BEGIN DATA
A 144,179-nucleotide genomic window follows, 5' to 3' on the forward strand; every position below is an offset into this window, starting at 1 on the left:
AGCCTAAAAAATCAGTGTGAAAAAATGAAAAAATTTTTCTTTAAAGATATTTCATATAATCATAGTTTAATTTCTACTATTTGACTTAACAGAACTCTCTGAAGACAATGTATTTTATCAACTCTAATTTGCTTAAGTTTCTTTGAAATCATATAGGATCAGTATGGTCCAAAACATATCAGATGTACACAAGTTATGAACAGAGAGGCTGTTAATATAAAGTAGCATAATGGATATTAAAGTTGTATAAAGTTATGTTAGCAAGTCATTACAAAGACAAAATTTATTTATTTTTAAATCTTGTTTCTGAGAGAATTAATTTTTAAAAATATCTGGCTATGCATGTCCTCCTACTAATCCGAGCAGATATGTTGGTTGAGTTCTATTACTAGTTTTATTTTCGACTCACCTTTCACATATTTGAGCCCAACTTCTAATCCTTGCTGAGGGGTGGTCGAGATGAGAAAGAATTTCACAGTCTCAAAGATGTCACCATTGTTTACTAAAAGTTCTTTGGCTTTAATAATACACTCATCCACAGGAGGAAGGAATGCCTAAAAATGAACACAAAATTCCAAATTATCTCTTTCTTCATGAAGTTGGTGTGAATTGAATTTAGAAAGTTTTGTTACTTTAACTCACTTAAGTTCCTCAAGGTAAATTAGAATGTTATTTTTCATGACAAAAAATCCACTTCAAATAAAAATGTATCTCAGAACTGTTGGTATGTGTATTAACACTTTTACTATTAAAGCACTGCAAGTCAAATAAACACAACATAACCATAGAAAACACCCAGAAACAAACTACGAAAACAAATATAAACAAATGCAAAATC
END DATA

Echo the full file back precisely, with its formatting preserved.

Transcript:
A 144,179-nucleotide genomic window follows, 5' to 3' on the forward strand; every position below is an offset into this window, starting at 1 on the left:
AGCCTAAAAAATCAGTGTGAAAAAATGAAAAAATTTTTCTTTAAAGATATTTCATATAATCATAGTTTAATTTCTACTATTTGACTTAACAGAACTCTCTGAAGACAATGTATTTTATCAACTCTAATTTGCTTAAGTTTCTTTGAAATCATATAGGATCAGTATGGTCCAAAACATATCAGATGTACACAAGTTATGAACAGAGAGGCTGTTAATATAAAGTAGCATAATGGATATTAAAGTTGTATAAAGTTATGTTAGCAAGTCATTACAAAGACAAAATTTATTTATTTTTAAATCTTGTTTCTGAGAGAATTAATTTTTAAAAATATCTGGCTATGCATGTCCTCCTACTAATCCGAGCAGATATGTTGGTTGAGTTCTATTACTAGTTTTATTTTCGACTCACCTTTCACATATTTGAGCCCAACTTCTAATCCTTGCTGAGGGGTGGTCGAGATGAGAAAGAATTTCACAGTCTCAAAGATGTCACCATTGTTTACTAAAAGTTCTTTGGCTTTAATAATACACTCATCCACAGGAGGAAGGAATGCCTAAAAATGAACACAAAATTCCAAATTATCTCTTTCTTCATGAAGTTGGTGTGAATTGAATTTAGAAAGTTTTGTTACTTTAACTCACTTAAGTTCCTCAAGGTAAATTAGAATGTTATTTTTCATGACAAAAAATCCACTTCAAATAAAAATGTATCTCAGAACTGTTGGTATGTGTATTAACACTTTTACTATTAAAGCACTGCAAGTCAAATAAACACAACATAACCATAGAAAACACCCAGAAACAAACTACGAAAACAAATATAAACAAATGCAAAATC